Assessing the control/eradication of an invasive species, the American mink, based on field data; how much would it cost?

Abstract

Biological invasions are an important cause of biodiversity loss, American mink being one of the worst invasive species in Europe. We performed a 13-week control program of the species in the Butron river system (Northern Spain), where a natural population of the European mink is found. Three population estimates were considered: an absolute minimum, an intermediate scenario and a pessimistic one (n = 35, 49 and 70 animals, respectively). After 2,242 cage trap-nights, trapping success varied from 44 to 89% of these estimates. In addition, we evaluated the costs of eradicating the estimated populations; costs ranged between 652.5 and 2,970 € per mink, and would rise up to 83,462 € for the intermediate estimate under an exponential function linking captures and costs, or ca. 172.500 € to capture the highest estimate under a log-function. The implications of these numbers for the design and implementation of future control projects are discussed.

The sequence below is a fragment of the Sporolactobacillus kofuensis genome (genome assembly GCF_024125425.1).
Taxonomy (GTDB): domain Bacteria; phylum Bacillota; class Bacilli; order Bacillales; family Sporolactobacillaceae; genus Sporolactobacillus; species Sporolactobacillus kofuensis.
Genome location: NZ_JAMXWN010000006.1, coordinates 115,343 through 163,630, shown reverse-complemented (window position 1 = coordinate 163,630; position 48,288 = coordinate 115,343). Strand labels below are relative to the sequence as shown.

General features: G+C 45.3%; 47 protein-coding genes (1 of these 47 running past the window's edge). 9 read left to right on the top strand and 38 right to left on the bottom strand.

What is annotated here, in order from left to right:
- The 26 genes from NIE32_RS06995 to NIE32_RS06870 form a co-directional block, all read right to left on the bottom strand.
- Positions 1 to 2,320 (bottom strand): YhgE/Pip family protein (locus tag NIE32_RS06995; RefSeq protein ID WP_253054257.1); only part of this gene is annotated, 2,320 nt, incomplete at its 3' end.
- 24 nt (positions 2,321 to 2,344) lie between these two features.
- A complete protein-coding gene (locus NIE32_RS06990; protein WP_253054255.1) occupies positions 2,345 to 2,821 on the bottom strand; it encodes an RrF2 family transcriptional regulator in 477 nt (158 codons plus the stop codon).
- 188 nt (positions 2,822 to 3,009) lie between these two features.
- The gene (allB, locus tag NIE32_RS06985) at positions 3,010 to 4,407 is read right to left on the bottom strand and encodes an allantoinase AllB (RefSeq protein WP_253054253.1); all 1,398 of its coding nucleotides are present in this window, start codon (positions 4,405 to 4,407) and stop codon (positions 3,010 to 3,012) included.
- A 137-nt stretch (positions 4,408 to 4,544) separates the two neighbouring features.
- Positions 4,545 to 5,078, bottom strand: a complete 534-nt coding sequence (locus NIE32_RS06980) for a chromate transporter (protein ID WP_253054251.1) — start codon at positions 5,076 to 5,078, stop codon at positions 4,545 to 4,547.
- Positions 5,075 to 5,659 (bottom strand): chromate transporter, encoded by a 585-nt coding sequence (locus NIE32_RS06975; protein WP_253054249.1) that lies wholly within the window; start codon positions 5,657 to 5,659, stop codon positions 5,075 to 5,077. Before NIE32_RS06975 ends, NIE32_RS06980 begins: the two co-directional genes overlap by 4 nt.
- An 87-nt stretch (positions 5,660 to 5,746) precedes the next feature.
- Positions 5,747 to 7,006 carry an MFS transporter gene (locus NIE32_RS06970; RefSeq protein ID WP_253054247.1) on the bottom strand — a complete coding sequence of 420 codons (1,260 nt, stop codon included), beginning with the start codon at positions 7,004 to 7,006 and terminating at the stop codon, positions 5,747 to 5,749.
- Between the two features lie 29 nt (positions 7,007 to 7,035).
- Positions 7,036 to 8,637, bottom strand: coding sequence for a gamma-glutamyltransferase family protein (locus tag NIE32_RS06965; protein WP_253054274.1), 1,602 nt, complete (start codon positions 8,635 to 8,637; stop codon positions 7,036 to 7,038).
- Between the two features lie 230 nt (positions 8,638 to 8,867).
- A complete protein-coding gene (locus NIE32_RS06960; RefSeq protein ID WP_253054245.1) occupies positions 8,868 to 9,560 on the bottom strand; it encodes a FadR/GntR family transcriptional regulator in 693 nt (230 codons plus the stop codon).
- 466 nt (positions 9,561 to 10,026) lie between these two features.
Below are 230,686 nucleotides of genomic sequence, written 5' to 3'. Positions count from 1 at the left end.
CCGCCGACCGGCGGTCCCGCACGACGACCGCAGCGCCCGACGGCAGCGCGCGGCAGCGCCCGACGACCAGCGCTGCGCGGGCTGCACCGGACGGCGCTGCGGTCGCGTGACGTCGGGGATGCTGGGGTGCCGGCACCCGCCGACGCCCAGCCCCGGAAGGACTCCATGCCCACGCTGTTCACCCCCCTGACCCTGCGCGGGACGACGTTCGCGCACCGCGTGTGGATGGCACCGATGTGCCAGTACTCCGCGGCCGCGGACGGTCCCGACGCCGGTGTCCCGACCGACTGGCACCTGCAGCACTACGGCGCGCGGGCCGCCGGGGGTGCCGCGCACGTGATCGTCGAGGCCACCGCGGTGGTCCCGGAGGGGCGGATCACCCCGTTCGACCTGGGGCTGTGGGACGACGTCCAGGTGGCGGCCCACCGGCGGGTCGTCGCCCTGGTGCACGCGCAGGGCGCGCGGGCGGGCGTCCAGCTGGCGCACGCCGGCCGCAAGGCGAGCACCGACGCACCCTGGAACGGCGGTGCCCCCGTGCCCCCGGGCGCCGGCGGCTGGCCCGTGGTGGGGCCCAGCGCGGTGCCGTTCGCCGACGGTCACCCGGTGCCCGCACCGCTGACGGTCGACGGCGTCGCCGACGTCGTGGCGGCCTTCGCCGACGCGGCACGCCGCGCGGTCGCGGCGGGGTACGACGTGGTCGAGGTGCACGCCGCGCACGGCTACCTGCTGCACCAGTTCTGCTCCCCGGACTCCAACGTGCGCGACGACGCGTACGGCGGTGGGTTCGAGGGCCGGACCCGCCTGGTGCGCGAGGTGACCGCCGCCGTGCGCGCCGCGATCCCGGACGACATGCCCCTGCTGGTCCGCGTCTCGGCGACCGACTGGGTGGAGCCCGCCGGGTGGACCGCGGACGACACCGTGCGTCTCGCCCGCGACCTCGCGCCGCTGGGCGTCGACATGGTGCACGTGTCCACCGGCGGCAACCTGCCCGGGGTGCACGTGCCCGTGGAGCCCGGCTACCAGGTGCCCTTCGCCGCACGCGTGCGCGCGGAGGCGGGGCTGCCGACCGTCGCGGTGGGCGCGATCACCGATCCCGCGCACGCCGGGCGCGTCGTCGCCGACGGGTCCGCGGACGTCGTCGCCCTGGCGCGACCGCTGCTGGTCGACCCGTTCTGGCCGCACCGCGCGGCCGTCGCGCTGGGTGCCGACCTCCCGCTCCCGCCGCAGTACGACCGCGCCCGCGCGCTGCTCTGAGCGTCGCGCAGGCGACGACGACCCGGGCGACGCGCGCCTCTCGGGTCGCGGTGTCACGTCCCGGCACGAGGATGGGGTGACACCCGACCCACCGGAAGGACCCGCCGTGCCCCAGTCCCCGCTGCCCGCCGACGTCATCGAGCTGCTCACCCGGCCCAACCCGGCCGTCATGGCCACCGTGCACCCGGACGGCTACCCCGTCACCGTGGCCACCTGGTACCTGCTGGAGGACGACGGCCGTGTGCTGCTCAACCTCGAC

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Acknowledgements

This research was funded by the Regional Council of Biscay’s Conservation and Nature Reserves Area. The authors wish to express their gratitude to A. Azkona for her assistance in the field.

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Correspondence to Iñigo Zuberogoitia.

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Zuberogoitia, I., González-Oreja, J.A., Zabala, J. et al. Assessing the control/eradication of an invasive species, the American mink, based on field data; how much would it cost?. Biodivers Conserv 19, 1455–1469 (2010). https://doi.org/10.1007/s10531-010-9776-2

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Keywords

  • American mink
  • Economic assessment
  • Eradication program
  • European mink
  • Invasive species
  • Pest control program